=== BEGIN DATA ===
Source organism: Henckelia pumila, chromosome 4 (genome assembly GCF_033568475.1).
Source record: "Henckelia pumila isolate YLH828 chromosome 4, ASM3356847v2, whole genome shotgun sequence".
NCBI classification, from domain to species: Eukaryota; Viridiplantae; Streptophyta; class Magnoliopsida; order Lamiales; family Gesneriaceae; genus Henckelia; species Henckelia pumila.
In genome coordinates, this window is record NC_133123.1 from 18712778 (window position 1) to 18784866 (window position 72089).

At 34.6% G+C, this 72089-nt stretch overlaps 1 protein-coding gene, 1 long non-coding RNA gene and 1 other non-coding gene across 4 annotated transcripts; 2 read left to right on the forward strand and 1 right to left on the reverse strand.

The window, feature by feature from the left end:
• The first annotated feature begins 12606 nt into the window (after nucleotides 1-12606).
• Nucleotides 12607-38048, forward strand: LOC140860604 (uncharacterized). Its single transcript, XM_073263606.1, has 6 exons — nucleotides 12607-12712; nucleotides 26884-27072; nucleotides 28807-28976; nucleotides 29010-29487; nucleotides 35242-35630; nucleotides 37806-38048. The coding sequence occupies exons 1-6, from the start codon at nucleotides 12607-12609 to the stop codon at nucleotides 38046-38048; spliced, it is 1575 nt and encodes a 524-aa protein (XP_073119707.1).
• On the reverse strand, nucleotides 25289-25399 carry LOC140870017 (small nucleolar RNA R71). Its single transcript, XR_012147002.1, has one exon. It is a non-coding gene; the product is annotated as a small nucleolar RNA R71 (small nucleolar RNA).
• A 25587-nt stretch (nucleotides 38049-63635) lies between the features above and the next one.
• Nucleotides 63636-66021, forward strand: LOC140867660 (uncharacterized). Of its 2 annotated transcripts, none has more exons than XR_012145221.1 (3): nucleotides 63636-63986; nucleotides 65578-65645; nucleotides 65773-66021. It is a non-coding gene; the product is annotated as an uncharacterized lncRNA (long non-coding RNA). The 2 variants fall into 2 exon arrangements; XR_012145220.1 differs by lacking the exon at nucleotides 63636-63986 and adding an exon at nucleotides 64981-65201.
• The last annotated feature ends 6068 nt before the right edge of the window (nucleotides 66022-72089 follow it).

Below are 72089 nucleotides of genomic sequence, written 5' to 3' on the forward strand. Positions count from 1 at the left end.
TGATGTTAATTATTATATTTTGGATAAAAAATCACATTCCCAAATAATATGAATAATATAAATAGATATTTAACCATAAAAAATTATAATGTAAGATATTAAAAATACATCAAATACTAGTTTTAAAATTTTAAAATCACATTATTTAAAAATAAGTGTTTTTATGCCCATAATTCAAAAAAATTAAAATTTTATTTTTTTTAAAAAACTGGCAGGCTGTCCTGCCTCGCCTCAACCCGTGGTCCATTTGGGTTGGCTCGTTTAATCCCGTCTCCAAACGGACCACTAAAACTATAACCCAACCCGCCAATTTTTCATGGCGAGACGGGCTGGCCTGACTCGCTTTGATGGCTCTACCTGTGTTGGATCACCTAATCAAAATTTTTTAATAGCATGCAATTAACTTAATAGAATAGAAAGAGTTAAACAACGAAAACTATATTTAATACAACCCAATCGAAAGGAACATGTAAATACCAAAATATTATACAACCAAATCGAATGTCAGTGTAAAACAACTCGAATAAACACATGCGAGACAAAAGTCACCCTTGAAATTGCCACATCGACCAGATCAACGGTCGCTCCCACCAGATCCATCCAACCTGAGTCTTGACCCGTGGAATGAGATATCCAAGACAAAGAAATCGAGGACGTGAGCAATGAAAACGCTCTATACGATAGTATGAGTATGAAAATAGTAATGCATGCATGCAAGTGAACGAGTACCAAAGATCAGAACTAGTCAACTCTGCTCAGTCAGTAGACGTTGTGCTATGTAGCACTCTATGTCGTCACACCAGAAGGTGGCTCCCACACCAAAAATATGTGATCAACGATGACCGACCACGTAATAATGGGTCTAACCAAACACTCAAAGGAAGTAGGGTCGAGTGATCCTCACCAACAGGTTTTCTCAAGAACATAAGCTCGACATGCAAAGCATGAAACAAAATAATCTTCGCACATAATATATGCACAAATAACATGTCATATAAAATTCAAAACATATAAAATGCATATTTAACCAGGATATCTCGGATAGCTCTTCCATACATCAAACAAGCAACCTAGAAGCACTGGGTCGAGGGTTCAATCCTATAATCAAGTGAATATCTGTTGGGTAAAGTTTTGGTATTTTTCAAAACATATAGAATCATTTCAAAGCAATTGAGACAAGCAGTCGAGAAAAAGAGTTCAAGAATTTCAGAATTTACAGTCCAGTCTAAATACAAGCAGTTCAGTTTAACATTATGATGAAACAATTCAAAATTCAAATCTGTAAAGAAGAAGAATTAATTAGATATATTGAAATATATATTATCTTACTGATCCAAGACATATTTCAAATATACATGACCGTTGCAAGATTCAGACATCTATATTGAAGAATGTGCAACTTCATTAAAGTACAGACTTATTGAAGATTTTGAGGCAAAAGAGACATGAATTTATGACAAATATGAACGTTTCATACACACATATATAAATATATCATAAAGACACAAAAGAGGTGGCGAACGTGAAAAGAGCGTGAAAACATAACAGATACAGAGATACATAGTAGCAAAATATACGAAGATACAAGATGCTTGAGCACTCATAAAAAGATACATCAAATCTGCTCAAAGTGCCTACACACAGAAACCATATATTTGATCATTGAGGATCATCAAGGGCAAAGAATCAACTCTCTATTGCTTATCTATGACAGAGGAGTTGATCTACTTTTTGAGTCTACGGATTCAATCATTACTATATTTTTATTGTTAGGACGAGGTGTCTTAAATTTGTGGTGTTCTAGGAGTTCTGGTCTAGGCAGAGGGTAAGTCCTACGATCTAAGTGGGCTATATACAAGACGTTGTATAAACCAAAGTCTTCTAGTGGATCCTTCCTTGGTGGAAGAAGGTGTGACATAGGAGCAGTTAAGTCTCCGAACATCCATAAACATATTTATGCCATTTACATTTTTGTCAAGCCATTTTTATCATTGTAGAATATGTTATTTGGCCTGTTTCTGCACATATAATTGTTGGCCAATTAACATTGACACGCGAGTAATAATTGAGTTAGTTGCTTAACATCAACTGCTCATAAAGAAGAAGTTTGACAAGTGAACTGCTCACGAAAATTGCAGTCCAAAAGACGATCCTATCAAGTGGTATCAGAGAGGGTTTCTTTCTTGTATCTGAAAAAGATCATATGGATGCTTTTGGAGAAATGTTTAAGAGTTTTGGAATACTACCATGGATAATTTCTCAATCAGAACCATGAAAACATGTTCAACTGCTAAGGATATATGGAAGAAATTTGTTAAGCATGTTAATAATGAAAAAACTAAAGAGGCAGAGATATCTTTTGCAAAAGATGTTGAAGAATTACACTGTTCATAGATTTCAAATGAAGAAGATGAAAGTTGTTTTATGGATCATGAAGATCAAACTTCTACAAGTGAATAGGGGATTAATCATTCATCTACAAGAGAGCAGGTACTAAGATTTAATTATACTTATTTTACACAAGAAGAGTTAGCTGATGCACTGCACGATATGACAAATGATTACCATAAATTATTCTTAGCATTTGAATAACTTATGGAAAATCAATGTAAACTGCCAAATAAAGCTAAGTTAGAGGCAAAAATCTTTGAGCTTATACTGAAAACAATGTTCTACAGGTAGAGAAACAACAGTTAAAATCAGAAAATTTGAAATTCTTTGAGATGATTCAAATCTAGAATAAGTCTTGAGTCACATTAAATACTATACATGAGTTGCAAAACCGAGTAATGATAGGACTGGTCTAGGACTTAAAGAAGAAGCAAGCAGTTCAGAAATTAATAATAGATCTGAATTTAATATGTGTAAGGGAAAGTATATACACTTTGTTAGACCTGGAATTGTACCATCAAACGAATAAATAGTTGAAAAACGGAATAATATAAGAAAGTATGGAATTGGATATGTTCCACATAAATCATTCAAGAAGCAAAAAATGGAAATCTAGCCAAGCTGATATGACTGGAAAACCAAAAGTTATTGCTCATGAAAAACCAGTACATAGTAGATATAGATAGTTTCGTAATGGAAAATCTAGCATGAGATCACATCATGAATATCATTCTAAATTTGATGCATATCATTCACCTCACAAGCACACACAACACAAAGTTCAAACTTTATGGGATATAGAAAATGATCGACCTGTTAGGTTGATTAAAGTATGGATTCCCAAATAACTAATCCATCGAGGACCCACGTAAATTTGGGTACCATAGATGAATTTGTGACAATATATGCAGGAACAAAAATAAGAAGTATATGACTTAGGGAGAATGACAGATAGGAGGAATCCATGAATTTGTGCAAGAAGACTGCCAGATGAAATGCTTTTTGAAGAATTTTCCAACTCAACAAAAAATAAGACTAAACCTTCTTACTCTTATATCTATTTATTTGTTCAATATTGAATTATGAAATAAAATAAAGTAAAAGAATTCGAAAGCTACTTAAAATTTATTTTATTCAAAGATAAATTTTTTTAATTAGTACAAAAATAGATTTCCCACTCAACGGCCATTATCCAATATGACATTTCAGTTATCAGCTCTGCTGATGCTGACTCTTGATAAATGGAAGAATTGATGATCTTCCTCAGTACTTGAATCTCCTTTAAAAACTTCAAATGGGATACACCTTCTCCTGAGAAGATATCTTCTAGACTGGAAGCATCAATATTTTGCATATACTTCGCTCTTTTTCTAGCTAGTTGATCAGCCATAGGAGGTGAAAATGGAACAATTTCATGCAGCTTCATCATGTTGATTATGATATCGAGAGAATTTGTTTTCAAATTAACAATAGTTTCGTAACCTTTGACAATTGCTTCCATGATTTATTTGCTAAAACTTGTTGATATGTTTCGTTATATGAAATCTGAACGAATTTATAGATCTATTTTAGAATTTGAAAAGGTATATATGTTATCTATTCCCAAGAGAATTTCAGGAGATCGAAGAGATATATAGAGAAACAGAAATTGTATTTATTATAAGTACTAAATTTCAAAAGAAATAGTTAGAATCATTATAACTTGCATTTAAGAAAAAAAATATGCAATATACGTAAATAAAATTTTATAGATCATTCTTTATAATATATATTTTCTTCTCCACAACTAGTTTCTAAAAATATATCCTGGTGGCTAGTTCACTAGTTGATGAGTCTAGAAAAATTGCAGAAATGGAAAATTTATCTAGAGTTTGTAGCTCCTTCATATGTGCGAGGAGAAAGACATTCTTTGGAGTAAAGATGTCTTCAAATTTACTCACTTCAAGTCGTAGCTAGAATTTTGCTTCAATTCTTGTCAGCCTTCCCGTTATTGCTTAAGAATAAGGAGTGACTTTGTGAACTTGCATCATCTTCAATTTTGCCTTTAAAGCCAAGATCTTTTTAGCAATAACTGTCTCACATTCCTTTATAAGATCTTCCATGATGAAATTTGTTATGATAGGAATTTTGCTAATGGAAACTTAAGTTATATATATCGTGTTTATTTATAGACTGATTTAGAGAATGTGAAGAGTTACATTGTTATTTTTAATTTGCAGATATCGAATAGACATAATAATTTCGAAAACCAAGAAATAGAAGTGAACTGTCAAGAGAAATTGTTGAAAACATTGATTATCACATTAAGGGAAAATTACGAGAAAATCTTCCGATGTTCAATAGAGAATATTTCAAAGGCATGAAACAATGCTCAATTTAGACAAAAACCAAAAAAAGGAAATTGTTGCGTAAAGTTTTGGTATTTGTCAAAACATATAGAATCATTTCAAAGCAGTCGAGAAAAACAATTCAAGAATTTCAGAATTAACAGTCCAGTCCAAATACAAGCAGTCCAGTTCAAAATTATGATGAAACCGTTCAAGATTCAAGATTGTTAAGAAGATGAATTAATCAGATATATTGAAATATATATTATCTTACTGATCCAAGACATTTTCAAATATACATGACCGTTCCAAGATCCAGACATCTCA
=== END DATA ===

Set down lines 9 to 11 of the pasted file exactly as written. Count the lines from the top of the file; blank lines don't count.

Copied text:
• On the reverse strand, nucleotides 25289-25399 carry LOC140870017 (small nucleolar RNA R71). Its single transcript, XR_012147002.1, has one exon. It is a non-coding gene; the product is annotated as a small nucleolar RNA R71 (small nucleolar RNA).
• A 25587-nt stretch (nucleotides 38049-63635) lies between the features above and the next one.
• Nucleotides 63636-66021, forward strand: LOC140867660 (uncharacterized). Of its 2 annotated transcripts, none has more exons than XR_012145221.1 (3): nucleotides 63636-63986; nucleotides 65578-65645; nucleotides 65773-66021. It is a non-coding gene; the product is annotated as an uncharacterized lncRNA (long non-coding RNA). The 2 variants fall into 2 exon arrangements; XR_012145220.1 differs by lacking the exon at nucleotides 63636-63986 and adding an exon at nucleotides 64981-65201.